addressing other aspects of sex and sexuality, such as responsibility, respect,
mutual consent, identification of abusive or controlling relationships, and
other critical skills. 

Comprehensive
sex ed is an approach that has been shown to be effective, for which Americans have consistently shown
support in poll after poll, and which promotes prevention and good health across a range of outcomes rather than only one outcome.  So while
the proposed new initiative is a step in the right direction, there is a great
deal of consensus among the groups who have been working on these issues for
decades that some changes are necessary to achieve maximum benefits in regard
to improving reproductive and sexual health, which in turn will contribute to
reduced health care and social costs. 

This week, more than 175 organizations reiterated the need
to do better and sent letters to the White House and Congressional
appropriators
toward this end.  These
letters underscored that just a few simple modifications to the President’s proposed
initiative can achieve what is needed.

First, expand the scope of the program.  The current teen pregnancy
prevention language must be expanded to include other proven interventions that
address sexually transmitted diseases and HIV/AIDS.   To do otherwise hamstrings this initiative
before it even gets off the ground.  By
supporting language that is inclusive of additional approaches, we can bring to
scale comprehensive programs that meet the diverse needs of all young people in
all communities, including lesbian, gay, bisexual, transgender, and questioning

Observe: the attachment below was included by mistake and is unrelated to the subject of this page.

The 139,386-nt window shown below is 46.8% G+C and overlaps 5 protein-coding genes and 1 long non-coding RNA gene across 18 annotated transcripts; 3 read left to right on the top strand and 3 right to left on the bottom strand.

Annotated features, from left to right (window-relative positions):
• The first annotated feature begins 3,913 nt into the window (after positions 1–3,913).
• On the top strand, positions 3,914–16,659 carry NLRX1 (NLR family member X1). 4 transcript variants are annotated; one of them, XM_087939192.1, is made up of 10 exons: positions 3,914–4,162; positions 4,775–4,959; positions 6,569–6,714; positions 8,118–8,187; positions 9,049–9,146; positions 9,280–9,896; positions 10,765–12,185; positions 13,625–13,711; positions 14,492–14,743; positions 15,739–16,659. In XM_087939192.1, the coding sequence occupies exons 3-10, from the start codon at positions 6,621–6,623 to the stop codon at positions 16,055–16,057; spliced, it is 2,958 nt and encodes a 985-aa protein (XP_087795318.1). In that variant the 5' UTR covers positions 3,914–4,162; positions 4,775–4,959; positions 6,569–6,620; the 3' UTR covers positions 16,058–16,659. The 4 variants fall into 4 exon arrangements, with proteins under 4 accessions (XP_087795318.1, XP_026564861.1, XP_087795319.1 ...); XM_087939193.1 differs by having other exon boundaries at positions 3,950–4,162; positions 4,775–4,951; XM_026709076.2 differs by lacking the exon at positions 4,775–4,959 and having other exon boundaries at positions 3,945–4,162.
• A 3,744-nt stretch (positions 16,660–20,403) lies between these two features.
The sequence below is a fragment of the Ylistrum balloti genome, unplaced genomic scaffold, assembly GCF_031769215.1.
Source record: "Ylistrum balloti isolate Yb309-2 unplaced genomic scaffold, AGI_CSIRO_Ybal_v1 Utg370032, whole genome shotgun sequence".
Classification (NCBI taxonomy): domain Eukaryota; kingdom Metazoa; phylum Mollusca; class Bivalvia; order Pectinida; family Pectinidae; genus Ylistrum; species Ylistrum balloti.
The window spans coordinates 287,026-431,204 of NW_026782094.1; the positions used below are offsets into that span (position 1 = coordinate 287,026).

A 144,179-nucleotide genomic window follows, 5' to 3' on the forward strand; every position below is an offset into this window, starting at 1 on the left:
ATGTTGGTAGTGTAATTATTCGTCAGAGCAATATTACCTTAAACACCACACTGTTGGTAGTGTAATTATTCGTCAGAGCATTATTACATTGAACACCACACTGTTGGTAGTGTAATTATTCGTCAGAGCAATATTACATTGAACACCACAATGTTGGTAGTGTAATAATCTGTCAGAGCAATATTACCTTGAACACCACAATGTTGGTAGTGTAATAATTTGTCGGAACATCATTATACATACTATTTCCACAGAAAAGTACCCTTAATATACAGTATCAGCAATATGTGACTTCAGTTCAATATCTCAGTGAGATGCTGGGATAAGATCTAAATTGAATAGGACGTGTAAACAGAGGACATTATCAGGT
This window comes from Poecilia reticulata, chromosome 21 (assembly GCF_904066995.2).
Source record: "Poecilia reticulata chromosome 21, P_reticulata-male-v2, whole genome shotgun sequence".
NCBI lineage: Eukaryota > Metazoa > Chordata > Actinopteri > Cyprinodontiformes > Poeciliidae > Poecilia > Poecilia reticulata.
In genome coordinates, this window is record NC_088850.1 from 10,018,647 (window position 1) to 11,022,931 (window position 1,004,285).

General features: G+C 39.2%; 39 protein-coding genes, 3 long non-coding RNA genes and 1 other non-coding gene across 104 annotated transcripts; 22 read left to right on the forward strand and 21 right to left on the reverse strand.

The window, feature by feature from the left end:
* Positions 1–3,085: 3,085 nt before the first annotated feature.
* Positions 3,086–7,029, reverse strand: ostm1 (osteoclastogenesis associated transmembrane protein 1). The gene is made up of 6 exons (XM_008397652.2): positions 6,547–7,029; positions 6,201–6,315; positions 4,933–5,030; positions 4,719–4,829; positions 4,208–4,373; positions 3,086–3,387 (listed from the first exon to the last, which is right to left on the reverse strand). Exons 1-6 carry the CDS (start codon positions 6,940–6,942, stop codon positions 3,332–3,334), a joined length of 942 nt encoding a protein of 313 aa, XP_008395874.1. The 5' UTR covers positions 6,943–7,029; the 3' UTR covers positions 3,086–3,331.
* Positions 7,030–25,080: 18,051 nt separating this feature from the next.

youth whose needs fall wholly outside of the narrow teen pregnancy prevention
framework.  Admittedly, this step alone hardly
gets us out of the "disaster aversion" silos, but we have to work with what has
been so far advanced by the White House and these few additional words can at
least ensure that broader interventions are supported.

Second, make schools a priority.  By prioritizing schools, the new initiative
can help ensure smart and multi-faceted investments toward a sustainable legacy
to improve the health of our nation.

Over the past several years, significant policy shifts and
the adoption of evidence-based programming in schools have created a unique and unprecedented
opportunity to support a systemic change.  The tired arguments that schools cannot do
this are outdated.  Dozens and dozens of
school districts are at the ready but need resources to make it happen.  By assisting schools in institutionalizing
comprehensive programs aimed at helping improve adolescent sexual behaviors, we
can provide the needed educational information to the widest range of teens. The
current language excludes important public entities, such as schools, from
accessing funds. 

Third, ensure effective implementation.  According to the Administration’s current plan,
all of the funding for these efforts rests within a single agency within the
Department of Health and Human Services, one which currently oversees